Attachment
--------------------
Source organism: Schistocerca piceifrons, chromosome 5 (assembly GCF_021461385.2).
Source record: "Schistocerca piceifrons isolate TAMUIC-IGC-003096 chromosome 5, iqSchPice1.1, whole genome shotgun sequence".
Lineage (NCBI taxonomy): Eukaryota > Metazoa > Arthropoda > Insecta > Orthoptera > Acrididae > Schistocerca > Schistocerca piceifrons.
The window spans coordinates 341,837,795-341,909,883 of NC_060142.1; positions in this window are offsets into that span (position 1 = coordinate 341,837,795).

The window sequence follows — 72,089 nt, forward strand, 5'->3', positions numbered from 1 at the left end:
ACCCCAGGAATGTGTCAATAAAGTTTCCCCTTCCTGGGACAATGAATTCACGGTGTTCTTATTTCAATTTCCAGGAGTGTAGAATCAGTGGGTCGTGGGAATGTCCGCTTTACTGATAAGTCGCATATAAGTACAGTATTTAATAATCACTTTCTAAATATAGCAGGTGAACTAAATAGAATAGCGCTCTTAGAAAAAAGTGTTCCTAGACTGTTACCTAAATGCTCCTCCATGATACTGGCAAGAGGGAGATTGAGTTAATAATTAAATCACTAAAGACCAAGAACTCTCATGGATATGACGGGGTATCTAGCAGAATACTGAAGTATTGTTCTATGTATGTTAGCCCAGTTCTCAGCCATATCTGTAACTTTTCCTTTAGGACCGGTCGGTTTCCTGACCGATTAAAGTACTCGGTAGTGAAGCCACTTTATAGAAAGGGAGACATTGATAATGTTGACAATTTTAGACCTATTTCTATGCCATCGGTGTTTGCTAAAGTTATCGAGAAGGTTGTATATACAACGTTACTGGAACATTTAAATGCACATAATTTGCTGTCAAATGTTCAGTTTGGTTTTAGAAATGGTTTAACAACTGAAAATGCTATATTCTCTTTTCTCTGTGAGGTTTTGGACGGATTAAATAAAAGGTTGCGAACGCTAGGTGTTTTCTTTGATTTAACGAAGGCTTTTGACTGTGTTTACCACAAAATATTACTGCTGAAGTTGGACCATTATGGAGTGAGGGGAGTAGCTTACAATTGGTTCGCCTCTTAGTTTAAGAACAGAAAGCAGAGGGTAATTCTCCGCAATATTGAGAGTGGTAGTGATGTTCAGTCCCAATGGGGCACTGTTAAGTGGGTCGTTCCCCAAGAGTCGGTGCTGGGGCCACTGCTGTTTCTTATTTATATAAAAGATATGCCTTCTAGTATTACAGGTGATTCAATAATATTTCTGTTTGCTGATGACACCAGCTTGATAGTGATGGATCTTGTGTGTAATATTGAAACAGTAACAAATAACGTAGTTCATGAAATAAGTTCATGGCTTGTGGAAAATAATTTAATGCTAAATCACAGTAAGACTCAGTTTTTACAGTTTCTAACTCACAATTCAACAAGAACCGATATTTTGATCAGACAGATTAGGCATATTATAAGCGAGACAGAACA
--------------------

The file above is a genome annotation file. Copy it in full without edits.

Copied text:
Source organism: Schistocerca piceifrons, chromosome 5 (assembly GCF_021461385.2).
Source record: "Schistocerca piceifrons isolate TAMUIC-IGC-003096 chromosome 5, iqSchPice1.1, whole genome shotgun sequence".
Lineage (NCBI taxonomy): Eukaryota > Metazoa > Arthropoda > Insecta > Orthoptera > Acrididae > Schistocerca > Schistocerca piceifrons.
The window spans coordinates 341,837,795-341,909,883 of NC_060142.1; positions in this window are offsets into that span (position 1 = coordinate 341,837,795).

The window sequence follows — 72,089 nt, forward strand, 5'->3', positions numbered from 1 at the left end:
ACCCCAGGAATGTGTCAATAAAGTTTCCCCTTCCTGGGACAATGAATTCACGGTGTTCTTATTTCAATTTCCAGGAGTGTAGAATCAGTGGGTCGTGGGAATGTCCGCTTTACTGATAAGTCGCATATAAGTACAGTATTTAATAATCACTTTCTAAATATAGCAGGTGAACTAAATAGAATAGCGCTCTTAGAAAAAAGTGTTCCTAGACTGTTACCTAAATGCTCCTCCATGATACTGGCAAGAGGGAGATTGAGTTAATAATTAAATCACTAAAGACCAAGAACTCTCATGGATATGACGGGGTATCTAGCAGAATACTGAAGTATTGTTCTATGTATGTTAGCCCAGTTCTCAGCCATATCTGTAACTTTTCCTTTAGGACCGGTCGGTTTCCTGACCGATTAAAGTACTCGGTAGTGAAGCCACTTTATAGAAAGGGAGACATTGATAATGTTGACAATTTTAGACCTATTTCTATGCCATCGGTGTTTGCTAAAGTTATCGAGAAGGTTGTATATACAACGTTACTGGAACATTTAAATGCACATAATTTGCTGTCAAATGTTCAGTTTGGTTTTAGAAATGGTTTAACAACTGAAAATGCTATATTCTCTTTTCTCTGTGAGGTTTTGGACGGATTAAATAAAAGGTTGCGAACGCTAGGTGTTTTCTTTGATTTAACGAAGGCTTTTGACTGTGTTTACCACAAAATATTACTGCTGAAGTTGGACCATTATGGAGTGAGGGGAGTAGCTTACAATTGGTTCGCCTCTTAGTTTAAGAACAGAAAGCAGAGGGTAATTCTCCGCAATATTGAGAGTGGTAGTGATGTTCAGTCCCAATGGGGCACTGTTAAGTGGGTCGTTCCCCAAGAGTCGGTGCTGGGGCCACTGCTGTTTCTTATTTATATAAAAGATATGCCTTCTAGTATTACAGGTGATTCAATAATATTTCTGTTTGCTGATGACACCAGCTTGATAGTGATGGATCTTGTGTGTAATATTGAAACAGTAACAAATAACGTAGTTCATGAAATAAGTTCATGGCTTGTGGAAAATAATTTAATGCTAAATCACAGTAAGACTCAGTTTTTACAGTTTCTAACTCACAATTCAACAAGAACCGATATTTTGATCAGACAGATTAGGCATATTATAAGCGAGACAGAACA